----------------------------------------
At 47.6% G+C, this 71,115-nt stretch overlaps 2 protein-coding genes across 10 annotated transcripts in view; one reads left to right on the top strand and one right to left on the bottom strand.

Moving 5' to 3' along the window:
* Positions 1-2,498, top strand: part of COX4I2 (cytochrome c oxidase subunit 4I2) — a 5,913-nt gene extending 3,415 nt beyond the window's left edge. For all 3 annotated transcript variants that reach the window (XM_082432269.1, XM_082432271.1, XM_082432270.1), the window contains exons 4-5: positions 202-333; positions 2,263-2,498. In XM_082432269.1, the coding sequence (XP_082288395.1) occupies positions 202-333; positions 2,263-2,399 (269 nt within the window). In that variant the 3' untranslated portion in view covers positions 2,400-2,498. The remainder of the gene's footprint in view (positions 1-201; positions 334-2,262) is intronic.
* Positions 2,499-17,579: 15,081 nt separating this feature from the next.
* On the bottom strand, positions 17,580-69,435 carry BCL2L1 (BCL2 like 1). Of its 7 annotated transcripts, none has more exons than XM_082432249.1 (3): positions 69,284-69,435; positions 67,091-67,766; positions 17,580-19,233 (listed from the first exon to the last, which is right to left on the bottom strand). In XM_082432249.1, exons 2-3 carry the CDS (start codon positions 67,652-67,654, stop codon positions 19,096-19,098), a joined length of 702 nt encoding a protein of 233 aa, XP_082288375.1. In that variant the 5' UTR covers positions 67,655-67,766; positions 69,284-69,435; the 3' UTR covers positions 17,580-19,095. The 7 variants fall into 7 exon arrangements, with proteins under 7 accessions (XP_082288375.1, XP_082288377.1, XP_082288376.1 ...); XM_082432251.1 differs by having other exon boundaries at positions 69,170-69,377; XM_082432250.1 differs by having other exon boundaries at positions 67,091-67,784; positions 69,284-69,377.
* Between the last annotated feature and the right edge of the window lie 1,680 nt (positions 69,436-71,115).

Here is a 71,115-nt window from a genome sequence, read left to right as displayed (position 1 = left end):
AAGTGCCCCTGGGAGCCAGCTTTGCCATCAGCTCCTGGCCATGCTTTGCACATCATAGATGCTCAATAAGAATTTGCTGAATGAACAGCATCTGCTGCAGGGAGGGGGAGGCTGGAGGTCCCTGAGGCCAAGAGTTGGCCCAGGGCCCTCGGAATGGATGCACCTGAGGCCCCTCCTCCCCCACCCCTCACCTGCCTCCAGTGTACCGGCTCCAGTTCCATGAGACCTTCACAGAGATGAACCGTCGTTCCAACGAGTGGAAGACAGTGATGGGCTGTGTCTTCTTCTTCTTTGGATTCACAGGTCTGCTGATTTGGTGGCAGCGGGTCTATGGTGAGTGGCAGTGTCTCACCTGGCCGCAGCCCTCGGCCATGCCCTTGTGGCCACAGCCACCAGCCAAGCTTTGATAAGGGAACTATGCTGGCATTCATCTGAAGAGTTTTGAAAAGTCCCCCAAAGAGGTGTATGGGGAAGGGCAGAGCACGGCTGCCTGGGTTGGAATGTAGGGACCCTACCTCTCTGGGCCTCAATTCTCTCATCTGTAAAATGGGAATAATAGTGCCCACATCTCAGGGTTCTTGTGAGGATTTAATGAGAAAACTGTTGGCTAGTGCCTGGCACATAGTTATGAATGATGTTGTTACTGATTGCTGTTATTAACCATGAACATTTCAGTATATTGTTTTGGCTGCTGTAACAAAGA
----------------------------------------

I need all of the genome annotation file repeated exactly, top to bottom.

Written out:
At 47.6% G+C, this 71,115-nt stretch overlaps 2 protein-coding genes across 10 annotated transcripts in view; one reads left to right on the top strand and one right to left on the bottom strand.

Moving 5' to 3' along the window:
* Positions 1-2,498, top strand: part of COX4I2 (cytochrome c oxidase subunit 4I2) — a 5,913-nt gene extending 3,415 nt beyond the window's left edge. For all 3 annotated transcript variants that reach the window (XM_082432269.1, XM_082432271.1, XM_082432270.1), the window contains exons 4-5: positions 202-333; positions 2,263-2,498. In XM_082432269.1, the coding sequence (XP_082288395.1) occupies positions 202-333; positions 2,263-2,399 (269 nt within the window). In that variant the 3' untranslated portion in view covers positions 2,400-2,498. The remainder of the gene's footprint in view (positions 1-201; positions 334-2,262) is intronic.
* Positions 2,499-17,579: 15,081 nt separating this feature from the next.
* On the bottom strand, positions 17,580-69,435 carry BCL2L1 (BCL2 like 1). Of its 7 annotated transcripts, none has more exons than XM_082432249.1 (3): positions 69,284-69,435; positions 67,091-67,766; positions 17,580-19,233 (listed from the first exon to the last, which is right to left on the bottom strand). In XM_082432249.1, exons 2-3 carry the CDS (start codon positions 67,652-67,654, stop codon positions 19,096-19,098), a joined length of 702 nt encoding a protein of 233 aa, XP_082288375.1. In that variant the 5' UTR covers positions 67,655-67,766; positions 69,284-69,435; the 3' UTR covers positions 17,580-19,095. The 7 variants fall into 7 exon arrangements, with proteins under 7 accessions (XP_082288375.1, XP_082288377.1, XP_082288376.1 ...); XM_082432251.1 differs by having other exon boundaries at positions 69,170-69,377; XM_082432250.1 differs by having other exon boundaries at positions 67,091-67,784; positions 69,284-69,377.
* Between the last annotated feature and the right edge of the window lie 1,680 nt (positions 69,436-71,115).

Here is a 71,115-nt window from a genome sequence, read left to right as displayed (position 1 = left end):
AAGTGCCCCTGGGAGCCAGCTTTGCCATCAGCTCCTGGCCATGCTTTGCACATCATAGATGCTCAATAAGAATTTGCTGAATGAACAGCATCTGCTGCAGGGAGGGGGAGGCTGGAGGTCCCTGAGGCCAAGAGTTGGCCCAGGGCCCTCGGAATGGATGCACCTGAGGCCCCTCCTCCCCCACCCCTCACCTGCCTCCAGTGTACCGGCTCCAGTTCCATGAGACCTTCACAGAGATGAACCGTCGTTCCAACGAGTGGAAGACAGTGATGGGCTGTGTCTTCTTCTTCTTTGGATTCACAGGTCTGCTGATTTGGTGGCAGCGGGTCTATGGTGAGTGGCAGTGTCTCACCTGGCCGCAGCCCTCGGCCATGCCCTTGTGGCCACAGCCACCAGCCAAGCTTTGATAAGGGAACTATGCTGGCATTCATCTGAAGAGTTTTGAAAAGTCCCCCAAAGAGGTGTATGGGGAAGGGCAGAGCACGGCTGCCTGGGTTGGAATGTAGGGACCCTACCTCTCTGGGCCTCAATTCTCTCATCTGTAAAATGGGAATAATAGTGCCCACATCTCAGGGTTCTTGTGAGGATTTAATGAGAAAACTGTTGGCTAGTGCCTGGCACATAGTTATGAATGATGTTGTTACTGATTGCTGTTATTAACCATGAACATTTCAGTATATTGTTTTGGCTGCTGTAACAAAGA